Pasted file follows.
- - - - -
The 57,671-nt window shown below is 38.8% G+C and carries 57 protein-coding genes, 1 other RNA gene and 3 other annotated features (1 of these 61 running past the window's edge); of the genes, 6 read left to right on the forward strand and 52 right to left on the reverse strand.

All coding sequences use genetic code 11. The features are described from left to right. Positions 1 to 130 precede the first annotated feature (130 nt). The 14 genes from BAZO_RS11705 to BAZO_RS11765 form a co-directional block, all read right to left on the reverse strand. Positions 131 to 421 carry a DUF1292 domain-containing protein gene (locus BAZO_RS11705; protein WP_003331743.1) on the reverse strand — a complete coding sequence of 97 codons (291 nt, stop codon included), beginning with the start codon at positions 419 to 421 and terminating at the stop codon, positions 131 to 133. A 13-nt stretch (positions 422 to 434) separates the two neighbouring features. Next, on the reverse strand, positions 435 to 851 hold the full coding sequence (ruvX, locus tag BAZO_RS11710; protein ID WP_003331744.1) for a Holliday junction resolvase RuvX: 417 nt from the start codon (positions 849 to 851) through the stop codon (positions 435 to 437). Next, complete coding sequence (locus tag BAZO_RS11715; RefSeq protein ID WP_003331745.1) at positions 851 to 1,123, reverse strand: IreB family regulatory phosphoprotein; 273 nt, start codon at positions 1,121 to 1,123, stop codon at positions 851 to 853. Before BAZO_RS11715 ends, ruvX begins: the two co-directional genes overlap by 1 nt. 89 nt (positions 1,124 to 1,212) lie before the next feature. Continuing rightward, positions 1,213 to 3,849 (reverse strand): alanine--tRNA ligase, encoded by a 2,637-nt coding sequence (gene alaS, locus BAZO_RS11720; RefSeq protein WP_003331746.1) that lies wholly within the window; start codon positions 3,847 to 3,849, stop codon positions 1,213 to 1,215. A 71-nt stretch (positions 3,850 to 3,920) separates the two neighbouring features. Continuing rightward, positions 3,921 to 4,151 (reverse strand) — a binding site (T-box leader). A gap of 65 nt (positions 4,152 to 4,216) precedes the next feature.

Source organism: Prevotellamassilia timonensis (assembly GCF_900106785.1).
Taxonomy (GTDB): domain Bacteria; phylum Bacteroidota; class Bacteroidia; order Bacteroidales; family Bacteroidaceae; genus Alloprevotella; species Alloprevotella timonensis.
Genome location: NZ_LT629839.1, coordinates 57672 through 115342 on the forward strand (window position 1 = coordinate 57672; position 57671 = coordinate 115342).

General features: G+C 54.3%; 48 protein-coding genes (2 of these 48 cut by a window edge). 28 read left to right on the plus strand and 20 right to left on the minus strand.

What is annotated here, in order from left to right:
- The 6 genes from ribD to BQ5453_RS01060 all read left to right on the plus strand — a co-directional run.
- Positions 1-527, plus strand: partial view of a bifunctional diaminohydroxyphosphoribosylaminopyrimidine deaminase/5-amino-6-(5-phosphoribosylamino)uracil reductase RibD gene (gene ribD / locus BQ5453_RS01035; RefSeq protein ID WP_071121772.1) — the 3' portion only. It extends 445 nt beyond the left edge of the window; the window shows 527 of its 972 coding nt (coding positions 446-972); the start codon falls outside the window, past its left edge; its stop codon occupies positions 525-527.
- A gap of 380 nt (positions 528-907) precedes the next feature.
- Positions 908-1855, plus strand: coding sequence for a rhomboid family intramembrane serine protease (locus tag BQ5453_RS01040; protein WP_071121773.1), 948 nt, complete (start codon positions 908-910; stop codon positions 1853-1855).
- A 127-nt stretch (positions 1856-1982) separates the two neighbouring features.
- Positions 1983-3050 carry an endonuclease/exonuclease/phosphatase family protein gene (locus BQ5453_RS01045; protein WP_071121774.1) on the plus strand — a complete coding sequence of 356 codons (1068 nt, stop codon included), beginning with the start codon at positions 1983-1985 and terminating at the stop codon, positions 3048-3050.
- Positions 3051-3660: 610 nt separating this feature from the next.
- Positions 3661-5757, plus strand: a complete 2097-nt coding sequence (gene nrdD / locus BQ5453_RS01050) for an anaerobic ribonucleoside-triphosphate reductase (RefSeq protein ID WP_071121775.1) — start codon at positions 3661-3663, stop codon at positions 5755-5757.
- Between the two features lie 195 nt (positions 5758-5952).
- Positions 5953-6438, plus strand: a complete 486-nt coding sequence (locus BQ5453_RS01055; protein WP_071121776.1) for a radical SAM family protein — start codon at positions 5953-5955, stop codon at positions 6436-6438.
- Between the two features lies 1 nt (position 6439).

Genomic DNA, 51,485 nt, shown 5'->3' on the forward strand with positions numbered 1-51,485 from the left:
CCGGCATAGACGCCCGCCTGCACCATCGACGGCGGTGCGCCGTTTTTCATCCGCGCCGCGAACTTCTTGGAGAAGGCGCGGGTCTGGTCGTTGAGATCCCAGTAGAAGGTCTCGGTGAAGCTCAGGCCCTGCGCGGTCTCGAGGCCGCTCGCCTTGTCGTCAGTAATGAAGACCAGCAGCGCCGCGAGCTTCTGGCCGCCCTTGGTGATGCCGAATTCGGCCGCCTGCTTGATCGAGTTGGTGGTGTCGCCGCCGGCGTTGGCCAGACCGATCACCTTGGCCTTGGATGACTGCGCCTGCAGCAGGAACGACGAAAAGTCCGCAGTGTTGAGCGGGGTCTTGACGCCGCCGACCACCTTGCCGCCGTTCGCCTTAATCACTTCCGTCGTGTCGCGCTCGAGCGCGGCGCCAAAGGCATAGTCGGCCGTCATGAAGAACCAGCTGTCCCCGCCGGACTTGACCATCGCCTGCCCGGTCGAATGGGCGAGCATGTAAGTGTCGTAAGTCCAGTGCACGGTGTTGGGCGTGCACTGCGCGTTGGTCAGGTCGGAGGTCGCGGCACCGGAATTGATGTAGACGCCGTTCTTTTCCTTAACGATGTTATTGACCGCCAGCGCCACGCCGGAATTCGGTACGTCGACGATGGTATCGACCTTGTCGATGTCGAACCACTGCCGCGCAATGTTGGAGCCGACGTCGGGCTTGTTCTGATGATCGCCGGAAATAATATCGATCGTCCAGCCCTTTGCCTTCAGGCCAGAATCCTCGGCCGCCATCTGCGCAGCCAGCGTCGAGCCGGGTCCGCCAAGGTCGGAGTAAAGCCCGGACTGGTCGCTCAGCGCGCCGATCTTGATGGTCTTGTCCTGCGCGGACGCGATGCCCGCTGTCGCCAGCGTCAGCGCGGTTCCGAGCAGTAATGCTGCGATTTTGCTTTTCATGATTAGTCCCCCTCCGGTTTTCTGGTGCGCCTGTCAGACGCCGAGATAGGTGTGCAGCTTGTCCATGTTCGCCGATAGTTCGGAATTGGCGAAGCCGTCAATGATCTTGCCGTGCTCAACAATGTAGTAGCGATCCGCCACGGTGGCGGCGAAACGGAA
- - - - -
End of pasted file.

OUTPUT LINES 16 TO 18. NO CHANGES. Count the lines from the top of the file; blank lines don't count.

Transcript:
- Between the two features lie 195 nt (positions 5758-5952).
- Positions 5953-6438, plus strand: a complete 486-nt coding sequence (locus BQ5453_RS01055; protein WP_071121776.1) for a radical SAM family protein — start codon at positions 5953-5955, stop codon at positions 6436-6438.
- Between the two features lies 1 nt (position 6439).